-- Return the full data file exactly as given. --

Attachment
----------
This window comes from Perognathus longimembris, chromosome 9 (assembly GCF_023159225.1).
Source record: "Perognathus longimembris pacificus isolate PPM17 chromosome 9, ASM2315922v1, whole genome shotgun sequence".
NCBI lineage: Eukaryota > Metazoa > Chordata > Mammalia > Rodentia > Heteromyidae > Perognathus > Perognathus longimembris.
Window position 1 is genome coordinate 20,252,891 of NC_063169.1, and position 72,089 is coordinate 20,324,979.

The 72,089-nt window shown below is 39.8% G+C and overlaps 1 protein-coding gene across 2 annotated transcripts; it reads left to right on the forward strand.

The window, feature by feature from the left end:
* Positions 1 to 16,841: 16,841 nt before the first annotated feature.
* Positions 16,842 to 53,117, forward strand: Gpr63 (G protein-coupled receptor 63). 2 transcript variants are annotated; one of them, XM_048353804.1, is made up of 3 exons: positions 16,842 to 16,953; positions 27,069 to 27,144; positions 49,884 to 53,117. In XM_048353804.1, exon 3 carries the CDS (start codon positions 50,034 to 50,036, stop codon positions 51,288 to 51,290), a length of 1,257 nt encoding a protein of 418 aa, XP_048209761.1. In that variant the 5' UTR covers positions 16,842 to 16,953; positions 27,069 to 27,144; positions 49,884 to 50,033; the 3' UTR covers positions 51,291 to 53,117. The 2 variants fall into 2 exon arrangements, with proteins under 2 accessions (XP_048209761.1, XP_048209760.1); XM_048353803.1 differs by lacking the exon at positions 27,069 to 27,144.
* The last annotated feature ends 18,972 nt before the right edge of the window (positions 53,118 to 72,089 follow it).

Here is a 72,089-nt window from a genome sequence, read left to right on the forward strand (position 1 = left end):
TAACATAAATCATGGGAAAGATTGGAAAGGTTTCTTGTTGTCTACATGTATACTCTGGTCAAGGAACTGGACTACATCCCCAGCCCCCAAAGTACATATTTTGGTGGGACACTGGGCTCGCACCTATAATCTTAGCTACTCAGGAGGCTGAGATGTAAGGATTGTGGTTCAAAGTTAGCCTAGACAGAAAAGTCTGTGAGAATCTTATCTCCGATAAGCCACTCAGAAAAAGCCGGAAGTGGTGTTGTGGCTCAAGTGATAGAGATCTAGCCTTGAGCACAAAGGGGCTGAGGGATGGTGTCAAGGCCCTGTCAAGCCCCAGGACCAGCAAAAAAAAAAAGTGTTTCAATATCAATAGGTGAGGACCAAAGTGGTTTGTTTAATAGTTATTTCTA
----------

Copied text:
This window comes from Perognathus longimembris, chromosome 9 (assembly GCF_023159225.1).
Source record: "Perognathus longimembris pacificus isolate PPM17 chromosome 9, ASM2315922v1, whole genome shotgun sequence".
NCBI lineage: Eukaryota > Metazoa > Chordata > Mammalia > Rodentia > Heteromyidae > Perognathus > Perognathus longimembris.
Window position 1 is genome coordinate 20,252,891 of NC_063169.1, and position 72,089 is coordinate 20,324,979.

The 72,089-nt window shown below is 39.8% G+C and overlaps 1 protein-coding gene across 2 annotated transcripts; it reads left to right on the forward strand.

The window, feature by feature from the left end:
* Positions 1 to 16,841: 16,841 nt before the first annotated feature.
* Positions 16,842 to 53,117, forward strand: Gpr63 (G protein-coupled receptor 63). 2 transcript variants are annotated; one of them, XM_048353804.1, is made up of 3 exons: positions 16,842 to 16,953; positions 27,069 to 27,144; positions 49,884 to 53,117. In XM_048353804.1, exon 3 carries the CDS (start codon positions 50,034 to 50,036, stop codon positions 51,288 to 51,290), a length of 1,257 nt encoding a protein of 418 aa, XP_048209761.1. In that variant the 5' UTR covers positions 16,842 to 16,953; positions 27,069 to 27,144; positions 49,884 to 50,033; the 3' UTR covers positions 51,291 to 53,117. The 2 variants fall into 2 exon arrangements, with proteins under 2 accessions (XP_048209761.1, XP_048209760.1); XM_048353803.1 differs by lacking the exon at positions 27,069 to 27,144.
* The last annotated feature ends 18,972 nt before the right edge of the window (positions 53,118 to 72,089 follow it).

Here is a 72,089-nt window from a genome sequence, read left to right on the forward strand (position 1 = left end):
TAACATAAATCATGGGAAAGATTGGAAAGGTTTCTTGTTGTCTACATGTATACTCTGGTCAAGGAACTGGACTACATCCCCAGCCCCCAAAGTACATATTTTGGTGGGACACTGGGCTCGCACCTATAATCTTAGCTACTCAGGAGGCTGAGATGTAAGGATTGTGGTTCAAAGTTAGCCTAGACAGAAAAGTCTGTGAGAATCTTATCTCCGATAAGCCACTCAGAAAAAGCCGGAAGTGGTGTTGTGGCTCAAGTGATAGAGATCTAGCCTTGAGCACAAAGGGGCTGAGGGATGGTGTCAAGGCCCTGTCAAGCCCCAGGACCAGCAAAAAAAAAAAGTGTTTCAATATCAATAGGTGAGGACCAAAGTGGTTTGTTTAATAGTTATTTCTA